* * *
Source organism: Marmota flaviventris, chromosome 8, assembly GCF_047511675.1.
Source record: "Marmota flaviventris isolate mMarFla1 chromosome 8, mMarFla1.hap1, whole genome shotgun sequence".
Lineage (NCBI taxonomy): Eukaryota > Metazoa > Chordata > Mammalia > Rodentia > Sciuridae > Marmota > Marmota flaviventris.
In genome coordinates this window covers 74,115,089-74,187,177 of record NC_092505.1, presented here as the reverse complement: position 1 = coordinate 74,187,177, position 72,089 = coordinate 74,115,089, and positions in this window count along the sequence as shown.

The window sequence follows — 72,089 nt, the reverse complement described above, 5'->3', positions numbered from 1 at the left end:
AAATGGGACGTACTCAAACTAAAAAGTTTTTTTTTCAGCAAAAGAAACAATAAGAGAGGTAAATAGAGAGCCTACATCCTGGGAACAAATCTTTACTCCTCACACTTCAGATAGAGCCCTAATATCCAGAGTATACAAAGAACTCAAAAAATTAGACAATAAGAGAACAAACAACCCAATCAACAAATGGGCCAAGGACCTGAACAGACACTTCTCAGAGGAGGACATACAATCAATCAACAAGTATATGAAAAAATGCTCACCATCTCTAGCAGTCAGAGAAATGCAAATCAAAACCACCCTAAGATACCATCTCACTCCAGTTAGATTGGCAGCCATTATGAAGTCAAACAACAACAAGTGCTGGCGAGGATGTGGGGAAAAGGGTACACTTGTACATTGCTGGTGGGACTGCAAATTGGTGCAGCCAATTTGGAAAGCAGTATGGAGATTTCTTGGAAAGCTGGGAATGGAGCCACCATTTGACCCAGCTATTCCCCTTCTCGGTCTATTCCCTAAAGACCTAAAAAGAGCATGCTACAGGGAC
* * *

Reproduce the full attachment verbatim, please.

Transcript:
Source organism: Marmota flaviventris, chromosome 8, assembly GCF_047511675.1.
Source record: "Marmota flaviventris isolate mMarFla1 chromosome 8, mMarFla1.hap1, whole genome shotgun sequence".
Lineage (NCBI taxonomy): Eukaryota > Metazoa > Chordata > Mammalia > Rodentia > Sciuridae > Marmota > Marmota flaviventris.
In genome coordinates this window covers 74,115,089-74,187,177 of record NC_092505.1, presented here as the reverse complement: position 1 = coordinate 74,187,177, position 72,089 = coordinate 74,115,089, and positions in this window count along the sequence as shown.

The window sequence follows — 72,089 nt, the reverse complement described above, 5'->3', positions numbered from 1 at the left end:
AAATGGGACGTACTCAAACTAAAAAGTTTTTTTTTCAGCAAAAGAAACAATAAGAGAGGTAAATAGAGAGCCTACATCCTGGGAACAAATCTTTACTCCTCACACTTCAGATAGAGCCCTAATATCCAGAGTATACAAAGAACTCAAAAAATTAGACAATAAGAGAACAAACAACCCAATCAACAAATGGGCCAAGGACCTGAACAGACACTTCTCAGAGGAGGACATACAATCAATCAACAAGTATATGAAAAAATGCTCACCATCTCTAGCAGTCAGAGAAATGCAAATCAAAACCACCCTAAGATACCATCTCACTCCAGTTAGATTGGCAGCCATTATGAAGTCAAACAACAACAAGTGCTGGCGAGGATGTGGGGAAAAGGGTACACTTGTACATTGCTGGTGGGACTGCAAATTGGTGCAGCCAATTTGGAAAGCAGTATGGAGATTTCTTGGAAAGCTGGGAATGGAGCCACCATTTGACCCAGCTATTCCCCTTCTCGGTCTATTCCCTAAAGACCTAAAAAGAGCATGCTACAGGGAC